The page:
Certainly the practices lampooned in the movie -- superstition, blind faith, fraudulent gurus milking the credulous -- are quite widespread in India. A Catholic can in good conscience side with the secular critics here. Faith is not opposed to reason, after all. [Read Pope Benedict on the pathologies of reason and the pathologies of religion. Another view on that.] The protests that have greeted the movie in many parts of India only seem to help reinforce its central idea that religion doesn't like being questioned. One contention of the protesters is that the movie only targets Hindus, who tend not react to such things (there's a contradiction right there!), or do not react violently (not quite), or not as violently as Muslims (no contest there at all). It's not an unfair critique. The main thrust is against Hindu godmen. Catholicism gets caricatured -- there's a scene of a priest preaching to a family, while a voiceover says, "they say you must get baptized if you don't want to go to hell. But if God wanted me to be a Christian, why wasn't I born in a Christian family?" There's also a safe, mild criticism of Islam, regarding the education and status of girls. Sikh & Jain practices are portrayed in passing. Apart from a cameo by one solitary Tibetan Buddhist monk, Buddhism gets no mention.
However to suggest that this is all that religion consists of, misses the full reality of a phenomenon that is very much an essential part of unique human nature. Animals, after all, do not worship.
What is this fuller dimension?
Well, perhaps the film itself can teach us something here. The story's central plot device is PK's quest to recover his stolen remote. It leads him to search for God. God, here is the one who can give PK what he wants. Isn't this a way of looking at the religious instinct in man? What Msgr. Luigi Giussani has called the religious sense? The difference of course is that what he is looking for isn't just some thing, his property (a lost remote control device), but the meaning of everything, that which ultimately gives direction and significance to his existence, to this "I," this self, that he finds himself to be. His existence is a quest for an answer, one that he cannot escape from, no matter how much he try.
There is a poignant scene in the first half of the movie, where a deeply distressed and frustrated PK is standing in the midst of what appears to be an idol producing workshop. All around him are idols of the various gods of Hinduism, in different states of finish. He pours his heart out, begging that he be given back his remote, so he can go home. He is met with stony silence. In a frenzied rage, sobbing heavily, he tears off the various pendants, necklaces, amulets and other religious articles he has collected on his quest.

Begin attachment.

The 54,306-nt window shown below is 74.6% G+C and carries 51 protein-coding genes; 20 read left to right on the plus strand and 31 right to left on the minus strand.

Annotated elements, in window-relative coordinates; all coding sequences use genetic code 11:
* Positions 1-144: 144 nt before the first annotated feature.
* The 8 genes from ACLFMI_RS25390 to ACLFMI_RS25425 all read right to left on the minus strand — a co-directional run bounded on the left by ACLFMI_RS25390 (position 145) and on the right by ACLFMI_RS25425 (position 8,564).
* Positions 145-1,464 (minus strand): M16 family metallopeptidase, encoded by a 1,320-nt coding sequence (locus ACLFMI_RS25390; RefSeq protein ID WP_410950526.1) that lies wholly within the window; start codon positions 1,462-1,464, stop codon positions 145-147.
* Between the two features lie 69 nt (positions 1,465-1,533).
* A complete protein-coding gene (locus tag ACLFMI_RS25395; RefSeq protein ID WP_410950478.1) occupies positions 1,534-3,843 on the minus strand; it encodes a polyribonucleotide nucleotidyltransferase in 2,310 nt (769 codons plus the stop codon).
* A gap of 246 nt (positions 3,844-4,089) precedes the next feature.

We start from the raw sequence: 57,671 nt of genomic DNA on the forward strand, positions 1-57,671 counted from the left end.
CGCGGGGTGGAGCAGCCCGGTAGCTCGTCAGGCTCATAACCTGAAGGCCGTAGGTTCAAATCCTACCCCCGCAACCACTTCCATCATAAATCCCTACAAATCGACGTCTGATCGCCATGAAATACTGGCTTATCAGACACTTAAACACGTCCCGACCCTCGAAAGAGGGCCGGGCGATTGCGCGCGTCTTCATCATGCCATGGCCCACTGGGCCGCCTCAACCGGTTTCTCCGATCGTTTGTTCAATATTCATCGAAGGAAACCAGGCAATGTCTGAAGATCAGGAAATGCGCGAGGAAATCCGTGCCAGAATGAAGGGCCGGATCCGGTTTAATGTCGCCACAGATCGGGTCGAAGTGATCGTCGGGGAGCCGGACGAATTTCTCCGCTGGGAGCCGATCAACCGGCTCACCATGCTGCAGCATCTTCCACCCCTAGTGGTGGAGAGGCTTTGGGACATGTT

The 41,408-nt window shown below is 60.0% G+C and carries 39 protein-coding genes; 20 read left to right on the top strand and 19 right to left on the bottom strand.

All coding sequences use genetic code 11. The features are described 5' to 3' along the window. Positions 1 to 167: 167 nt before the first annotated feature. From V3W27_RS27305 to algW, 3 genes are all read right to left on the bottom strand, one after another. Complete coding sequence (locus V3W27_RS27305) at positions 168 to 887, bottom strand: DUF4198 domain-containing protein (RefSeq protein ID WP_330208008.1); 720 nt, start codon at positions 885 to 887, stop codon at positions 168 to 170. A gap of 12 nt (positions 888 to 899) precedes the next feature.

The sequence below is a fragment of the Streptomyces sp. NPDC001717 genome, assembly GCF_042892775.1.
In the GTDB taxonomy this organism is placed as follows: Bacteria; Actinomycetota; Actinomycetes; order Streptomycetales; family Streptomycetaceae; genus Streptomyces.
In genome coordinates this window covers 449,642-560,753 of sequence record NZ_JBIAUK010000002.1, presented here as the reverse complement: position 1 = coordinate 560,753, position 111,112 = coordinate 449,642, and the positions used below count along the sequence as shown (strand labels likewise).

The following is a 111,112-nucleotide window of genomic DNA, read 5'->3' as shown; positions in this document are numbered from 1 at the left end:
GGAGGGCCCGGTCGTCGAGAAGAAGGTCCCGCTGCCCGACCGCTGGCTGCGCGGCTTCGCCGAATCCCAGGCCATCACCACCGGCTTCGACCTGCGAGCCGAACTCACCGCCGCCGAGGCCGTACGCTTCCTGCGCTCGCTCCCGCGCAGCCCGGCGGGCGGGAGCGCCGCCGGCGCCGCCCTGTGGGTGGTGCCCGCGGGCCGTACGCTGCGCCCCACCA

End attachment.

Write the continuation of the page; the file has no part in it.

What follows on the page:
However, what if silence is not the final word?
What if God has indeed spoken and revealed Himself?
Earlier in the movie, the heroine, Jaggu, a TV news reporter, is begging her boss to let her chase this lead she has stumbled across (i.e. our hero, PK). Her boss states flatly that it is the station's policy not to meddle with religion. He takes off his pants (it's Bollywood!) and points to his rear. "I was chased by an offended mob once and have three marks here where a trident pierced me!" Then, he adds, "Man seeking god, that is religion. Now, if he finds god -- that will be breaking news."
Indeed it will.
It is indeed past high time that the Church (and Christians) -- the recipient and bearer of this Good News -- stop acting simply as another sociological and cultural reality in the vast and diverse landscape of human religious experience. In my own circles in India, I've encountered this attitude -- Catholics who are concerned with maintaining ethnic purity above all things (I'm not kidding); those who lament their son falling in love with a Hindu girl, because the social disapproval is unbearable; those who lament their daughter falling in love with a Catholic boy from another Indian Catholic subculture! This is not what Catholicism is about. This is not the religion that is pure and undefiled (James 1:27). This is not the religion of Jesus Christ.** We are here to proclaim and live Good News, not act as just another tribal grouping of homo sapiens sapiens.
The controversy has only helped the movie's producers. It is now the highest grossing Bollywood movie ever, having raked in over 3 billion rupees already.
Some reviews of the movie:
The Hollywood Reporter (flattering, almost unctuous)
Great Bong (disappointing)
NYT (sweet, innocent, not offensive)
* Actually, in some contexts one can. In India, male circumcision is practiced along religious lines, only by Muslims. This fact has been used in religious pogroms to find out members of the victim group who might be disguising their religious identity.
** The whole "Christianity is not a religion" trope (Google the phrase), central to many evangelical Christian narratives (and made [in]famous by Bill O'Reilly), does have some merit. It is incomplete, and follows the errors of the liberal Protestant critiques of religion, which were, essential, critiques of Catholic religion. Two good Catholic responses -- Jimmy Akin and Marc Barnes.